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The Core   C

Paramount Pictures

Year Released: 2003
MPAA Rating: PG-13
Director: Jon Amiel
Writers: Cooper Layne, John Rogers
Cast: Aaron Eckhart, Hilary Swank, Delroy Lindo, Stanley Tucci, DJ Qualls, Tcheky Karyo, Bruce Greenwood, Alfre Woodard.

Review by Rob Vaux

The heroes are learned men, their obstacle based on geophysical principles. But don't let that fool you. The Core is so gloriously goofy, so open and friendly about its sheer ludicrousness, that its nominal adherence to scientific principles becomes part of the gag. An old-fashioned disaster movie of a kind unseen since the days of Irwin Allen, it presents a jaw-dropping scenario in which a misfit band of scientists journey to the center of the Earth in order to restart the stalled molten core with a nuclear explosion. Is it bad? Oh yes. But it's the best kind of bad: a wonderful exuberant bad that only well-meaning-yet-misguided moviemakers can provide. It's the sort of bad that makes you thrilled to be alive.

And it's hard to dislike, no matter how many reasons it gives you. It flirts with images that might seem inappropriate in these turbulent times: cities laid waste, bridges melting, a crash of the space shuttle. Other films have been shelved for much less. But The Core has little use for what we understand to be reality, and as such its flirtations never connect with the big bad world outside the theater. It opens with a mad pigeon attack in Trafalgar Square (the universal symbol for "lighten the hell up") and never looks back.

The pigeons go nuts because the magnetic waves in the Earth's atmosphere are all screwed up. The core has stopped spinning, as Aaron Eckhart's absent-minded professor explains, and unless we can fire it up again, we'll all be roasted alive by solar radiation. Luckily, there's a convenient mad physicist (Delroy Lindo) out in the desert with a really cool ray gun that cuts through mountains and the blueprints for a ship that can drill straight to China. All they have to do is burrow down to the core and jump-start it like an old Chevy. Three months and one government endowment later, they're off, complete with a spunky NASA pilot (Hilary Swank) at the wheel and a sneering know-it-all (Stanley Tucci) for the audience to hate. The only thing missing is an army of mole people.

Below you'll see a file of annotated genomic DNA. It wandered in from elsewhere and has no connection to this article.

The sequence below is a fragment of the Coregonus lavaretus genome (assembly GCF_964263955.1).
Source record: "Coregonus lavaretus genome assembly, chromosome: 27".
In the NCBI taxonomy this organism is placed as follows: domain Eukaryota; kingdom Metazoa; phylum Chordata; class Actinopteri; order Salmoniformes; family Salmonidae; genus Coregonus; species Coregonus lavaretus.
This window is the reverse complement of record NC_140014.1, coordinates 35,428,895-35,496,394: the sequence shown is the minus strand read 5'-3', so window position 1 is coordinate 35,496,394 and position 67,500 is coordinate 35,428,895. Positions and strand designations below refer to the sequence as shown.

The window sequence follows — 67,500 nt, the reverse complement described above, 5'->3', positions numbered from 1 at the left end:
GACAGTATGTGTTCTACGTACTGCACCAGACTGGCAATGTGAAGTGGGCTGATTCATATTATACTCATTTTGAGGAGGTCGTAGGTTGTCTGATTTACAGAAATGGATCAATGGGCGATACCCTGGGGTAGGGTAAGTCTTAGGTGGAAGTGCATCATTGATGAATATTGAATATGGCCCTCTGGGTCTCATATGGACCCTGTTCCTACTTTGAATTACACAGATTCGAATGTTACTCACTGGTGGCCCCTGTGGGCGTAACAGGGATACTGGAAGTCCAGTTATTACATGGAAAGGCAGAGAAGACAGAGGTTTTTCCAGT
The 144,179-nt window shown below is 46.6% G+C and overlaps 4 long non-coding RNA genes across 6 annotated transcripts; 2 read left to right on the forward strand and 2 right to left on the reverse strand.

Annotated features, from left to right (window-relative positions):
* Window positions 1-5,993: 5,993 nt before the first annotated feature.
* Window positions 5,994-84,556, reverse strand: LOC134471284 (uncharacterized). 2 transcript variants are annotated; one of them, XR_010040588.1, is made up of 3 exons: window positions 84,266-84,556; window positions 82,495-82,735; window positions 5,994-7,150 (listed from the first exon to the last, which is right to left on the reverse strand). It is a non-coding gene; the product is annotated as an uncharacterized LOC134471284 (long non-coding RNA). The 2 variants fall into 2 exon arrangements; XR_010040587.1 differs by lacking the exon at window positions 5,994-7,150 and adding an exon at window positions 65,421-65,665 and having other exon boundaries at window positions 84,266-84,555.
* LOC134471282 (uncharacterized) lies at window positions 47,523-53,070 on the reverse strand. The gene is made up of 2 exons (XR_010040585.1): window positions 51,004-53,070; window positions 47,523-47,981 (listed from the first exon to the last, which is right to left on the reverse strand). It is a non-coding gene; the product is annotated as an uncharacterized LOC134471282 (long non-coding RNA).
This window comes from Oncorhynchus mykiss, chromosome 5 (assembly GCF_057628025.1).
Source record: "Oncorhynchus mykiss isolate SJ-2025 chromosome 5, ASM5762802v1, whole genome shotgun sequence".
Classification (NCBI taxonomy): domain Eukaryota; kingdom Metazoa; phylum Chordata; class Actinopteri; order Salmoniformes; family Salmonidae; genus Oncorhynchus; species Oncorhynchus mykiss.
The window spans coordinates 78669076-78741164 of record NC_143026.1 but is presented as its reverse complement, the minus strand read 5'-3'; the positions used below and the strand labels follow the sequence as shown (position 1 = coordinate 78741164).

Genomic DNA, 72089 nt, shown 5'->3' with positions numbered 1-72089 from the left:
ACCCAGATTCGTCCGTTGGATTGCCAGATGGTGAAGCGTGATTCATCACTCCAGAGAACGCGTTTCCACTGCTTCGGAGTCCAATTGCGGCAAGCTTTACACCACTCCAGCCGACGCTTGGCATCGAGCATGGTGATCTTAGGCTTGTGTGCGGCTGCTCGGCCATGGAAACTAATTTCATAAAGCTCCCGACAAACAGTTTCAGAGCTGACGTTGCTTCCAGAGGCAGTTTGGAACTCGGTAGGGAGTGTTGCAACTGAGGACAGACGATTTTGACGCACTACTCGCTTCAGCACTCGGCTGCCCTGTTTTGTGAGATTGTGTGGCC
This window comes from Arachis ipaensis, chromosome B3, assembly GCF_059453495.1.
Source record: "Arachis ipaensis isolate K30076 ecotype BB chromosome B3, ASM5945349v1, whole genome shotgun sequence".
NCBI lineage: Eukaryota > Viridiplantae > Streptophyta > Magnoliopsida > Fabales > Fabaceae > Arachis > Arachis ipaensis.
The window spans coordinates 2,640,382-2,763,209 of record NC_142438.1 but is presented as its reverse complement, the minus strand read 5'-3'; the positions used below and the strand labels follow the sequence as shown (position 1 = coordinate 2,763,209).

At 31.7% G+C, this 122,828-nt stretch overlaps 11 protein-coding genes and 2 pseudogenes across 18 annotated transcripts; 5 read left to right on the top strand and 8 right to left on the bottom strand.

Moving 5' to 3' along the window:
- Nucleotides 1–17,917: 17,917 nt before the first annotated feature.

The (unintentional?) absurdity is the film's saving grace, because once the ball gets rolling it falls into an awfully familiar pattern. Though The Core finds interesting things for its heroes to do amid the tons and tons of molten rock, the obstacles are all depressingly routine, their solutions implemented after generating just enough suspense to hold our attention. Naturally, each new challenge claims a secondary character, whittling the cast down to the easily identified leads. But director John Amiel spices it up with some interesting (though not necessarily brilliant) special effects, and every 15 or 20 minutes, we're hit with a new round of pseudo-physics intended to explain why the next few scenes are necessary.

Giggling fits become unavoidable. Nothing quite compares with Oscar-caliber actors saying things like, "This looks bad, we should check it out," and for all their earnestness it's hard to believe that they're not in on the joke. Yet even when you roll your eyes in disbelief The Core always stays friendly, seeming to honor a B-movie tradition rather than just going through the motions. And it actually manages a few reasonably good segments, such as an early scene when 32 people in one Boston square simply drop dead or a speech by Swank's shuttle commander (Bruce Greenwood) about leadership and mistakes. None of it's enough to save the film of course, or even give it the pretense of respectability, but "bad" is not the same as "worthless." The Core can be silly fun for those in the right mood (or sufficiently inebriated), and fans of '50s sci-fi may find something to treasure. Again, I find myself staring at the grim specter of Flipside's grading system, struggling to make it adequately encapsulate this movie. It's simply too ridiculous to recommend, and yet it doesn't merit a true condemnation. I certainly bear it no ill will. It made me smile in that secret way that only fools and little children can conjure. With movies like The Core, that's the best we can probably hope for.

Review published 03.31.2003.

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